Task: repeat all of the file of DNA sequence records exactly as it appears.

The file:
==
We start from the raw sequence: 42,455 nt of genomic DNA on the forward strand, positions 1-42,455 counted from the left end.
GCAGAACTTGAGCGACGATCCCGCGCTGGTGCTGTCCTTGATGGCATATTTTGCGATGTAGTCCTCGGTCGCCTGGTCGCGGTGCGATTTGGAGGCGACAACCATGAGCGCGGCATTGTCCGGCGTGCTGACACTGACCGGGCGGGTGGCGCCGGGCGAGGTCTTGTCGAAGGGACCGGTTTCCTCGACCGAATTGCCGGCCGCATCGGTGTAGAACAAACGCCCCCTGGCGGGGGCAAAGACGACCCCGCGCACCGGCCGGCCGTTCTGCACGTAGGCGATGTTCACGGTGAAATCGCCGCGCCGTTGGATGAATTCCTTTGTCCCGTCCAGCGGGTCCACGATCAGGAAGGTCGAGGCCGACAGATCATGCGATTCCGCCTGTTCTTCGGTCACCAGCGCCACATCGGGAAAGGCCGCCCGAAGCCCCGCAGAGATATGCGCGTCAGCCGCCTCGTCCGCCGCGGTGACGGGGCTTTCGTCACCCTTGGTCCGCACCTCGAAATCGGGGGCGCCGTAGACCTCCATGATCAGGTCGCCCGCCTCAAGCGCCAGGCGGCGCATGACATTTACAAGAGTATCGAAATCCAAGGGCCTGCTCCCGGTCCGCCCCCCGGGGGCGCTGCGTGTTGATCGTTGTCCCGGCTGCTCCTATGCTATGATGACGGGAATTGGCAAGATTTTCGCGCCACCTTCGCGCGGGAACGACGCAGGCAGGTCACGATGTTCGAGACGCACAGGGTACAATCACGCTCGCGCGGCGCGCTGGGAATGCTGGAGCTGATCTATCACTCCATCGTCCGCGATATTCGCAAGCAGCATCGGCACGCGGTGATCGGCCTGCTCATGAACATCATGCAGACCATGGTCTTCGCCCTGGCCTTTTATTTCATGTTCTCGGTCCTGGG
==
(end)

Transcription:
We start from the raw sequence: 42,455 nt of genomic DNA on the forward strand, positions 1-42,455 counted from the left end.
GCAGAACTTGAGCGACGATCCCGCGCTGGTGCTGTCCTTGATGGCATATTTTGCGATGTAGTCCTCGGTCGCCTGGTCGCGGTGCGATTTGGAGGCGACAACCATGAGCGCGGCATTGTCCGGCGTGCTGACACTGACCGGGCGGGTGGCGCCGGGCGAGGTCTTGTCGAAGGGACCGGTTTCCTCGACCGAATTGCCGGCCGCATCGGTGTAGAACAAACGCCCCCTGGCGGGGGCAAAGACGACCCCGCGCACCGGCCGGCCGTTCTGCACGTAGGCGATGTTCACGGTGAAATCGCCGCGCCGTTGGATGAATTCCTTTGTCCCGTCCAGCGGGTCCACGATCAGGAAGGTCGAGGCCGACAGATCATGCGATTCCGCCTGTTCTTCGGTCACCAGCGCCACATCGGGAAAGGCCGCCCGAAGCCCCGCAGAGATATGCGCGTCAGCCGCCTCGTCCGCCGCGGTGACGGGGCTTTCGTCACCCTTGGTCCGCACCTCGAAATCGGGGGCGCCGTAGACCTCCATGATCAGGTCGCCCGCCTCAAGCGCCAGGCGGCGCATGACATTTACAAGAGTATCGAAATCCAAGGGCCTGCTCCCGGTCCGCCCCCCGGGGGCGCTGCGTGTTGATCGTTGTCCCGGCTGCTCCTATGCTATGATGACGGGAATTGGCAAGATTTTCGCGCCACCTTCGCGCGGGAACGACGCAGGCAGGTCACGATGTTCGAGACGCACAGGGTACAATCACGCTCGCGCGGCGCGCTGGGAATGCTGGAGCTGATCTATCACTCCATCGTCCGCGATATTCGCAAGCAGCATCGGCACGCGGTGATCGGCCTGCTCATGAACATCATGCAGACCATGGTCTTCGCCCTGGCCTTTTATTTCATGTTCTCGGTCCTGGG